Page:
Form 720 due July 31 for many group health plans
The Patient Protection and Affordable Care Act, as amended ("Affordable Care Act"), added an annual fee on certain health insurance policies (new Section 4375 of the Internal Revenue Code ("Code")) and self-insured group health plans (new Section 4376 of the Code), effective for policy/plan years ending on or after October 1, 2012, and before October 1, 2019. The Patient-Centered Outcomes Research ("PCOR") fees collected will be used to fund the newly established Patient-Centered Outcomes Research Institute (for information, visit the PCOR Institute website).
Amount of the Fee
The initial annual fee equals $1 times the average number of covered lives during the applicable policy/plan year. The fee will increase to $2 times the average number of covered lives starting with the policy/plan year ending on or after October 1, 2013, with indexed increases to apply in subsequent policy/plan years. For this purpose, "covered lives" includes all participants (whether as active employees, retirees, or COBRA qualified beneficiaries) and their covered dependents.
Based on guidance recently issued by the Internal Revenue Service ("IRS"), available here, the IRS appears to be taking the position that the PCOR fees will be tax deductible. According to this Office of Chief Counsel Memorandum, "the PCOR fee will be an ordinary and necessary business expense paid or incurred in carrying on a trade or business and, therefore, will be deductible under [Section 162 of the Code]."
Responsibility for Reporting and Paying the PCOR Fee
For a fully insured plan, the insurer is responsible for reporting and paying the fee.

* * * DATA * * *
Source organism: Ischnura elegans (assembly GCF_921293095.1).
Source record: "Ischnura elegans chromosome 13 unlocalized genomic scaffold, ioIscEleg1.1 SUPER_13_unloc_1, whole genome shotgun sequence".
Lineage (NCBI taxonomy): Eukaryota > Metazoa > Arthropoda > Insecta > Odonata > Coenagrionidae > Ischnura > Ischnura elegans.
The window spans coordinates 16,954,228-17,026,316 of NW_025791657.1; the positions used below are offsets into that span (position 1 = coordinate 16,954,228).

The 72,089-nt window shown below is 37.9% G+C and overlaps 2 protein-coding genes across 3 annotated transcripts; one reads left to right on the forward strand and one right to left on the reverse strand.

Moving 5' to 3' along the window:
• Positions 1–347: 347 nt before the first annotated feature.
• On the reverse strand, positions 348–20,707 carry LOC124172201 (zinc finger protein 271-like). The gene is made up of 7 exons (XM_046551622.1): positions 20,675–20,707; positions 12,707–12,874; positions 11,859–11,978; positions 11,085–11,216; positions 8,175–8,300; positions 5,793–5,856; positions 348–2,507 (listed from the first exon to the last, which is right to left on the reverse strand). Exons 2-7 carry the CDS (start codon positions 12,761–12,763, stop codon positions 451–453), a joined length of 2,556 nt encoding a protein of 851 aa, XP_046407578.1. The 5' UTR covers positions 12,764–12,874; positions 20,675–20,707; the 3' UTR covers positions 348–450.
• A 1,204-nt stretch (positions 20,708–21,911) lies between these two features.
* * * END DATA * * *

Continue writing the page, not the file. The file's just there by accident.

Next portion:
For a self-insured plan, the plan sponsor is responsible for reporting and paying the fee - reporting and/or payment by a third party on the sponsor’s behalf is not permitted.
The remainder of this email provides information about the fee calculation, reporting and payment process for self-insured group health plan sponsors.
How and When to File
The fee is reported and paid annually on IRS Form 720 Quarterly Federal Excise Tax Return. This form is available here (see Part II, IRS No. 133 on page 2), with instructions available here (see pages 8 and 9). The applicable Form 720 must be filed by July 31 of the calendar year immediately following the last day of the applicable plan year.
As mentioned above, for the first filing, the fee will be calculated based on (i.e., $1 times) the average number of lives covered during the plan year ending on or after October 1, 2012. Thus, for a calendar year plan year, the first applicable plan year is January 1 through December 31, 2012, and this filing (with a fee payment based on $1 per covered life) is due July 31, 2013. (For a plan year ending on or after January 1 and before October 1, this filing requirement will generally not first apply until July 1, 2014.)
How the Fee is Calculated
Applicable Coverage(s) The PCOR fee applies to an "applicable self-insured health plan"; generally, that means accident and health coverage, any portion of which is provided other than through an insurance policy. The PCOR fee does not apply to certain "excepted benefits" (e.g., standalone dental or vision coverage, or onsite medical clinic coverage), employee assistance programs (EAPs) that do not provide "significant benefits in the nature of medical care or treatment," or plans primarily designed to cover employees working and residing outside the United States. The IRS provides a helpful chart for determining whether the fee applies to a particular coverage or arrangement, available here.
Unlike many other Affordable Care Act requirements, stand-alone retiree only health plans are not exempt from this PCOR fee requirement. Therefore, sponsors of retiree only health plans should be prepared to report the lives covered under such plans.
When the same plan sponsor maintains multiple self-insured coverages, and such coverages are operated on the same plan year, then all such coverages may be treated as one applicable self-insured health plan for PCOR fee purposes; that is, a covered life participating in more than one such coverage need only be counted once for fee calculation purposes.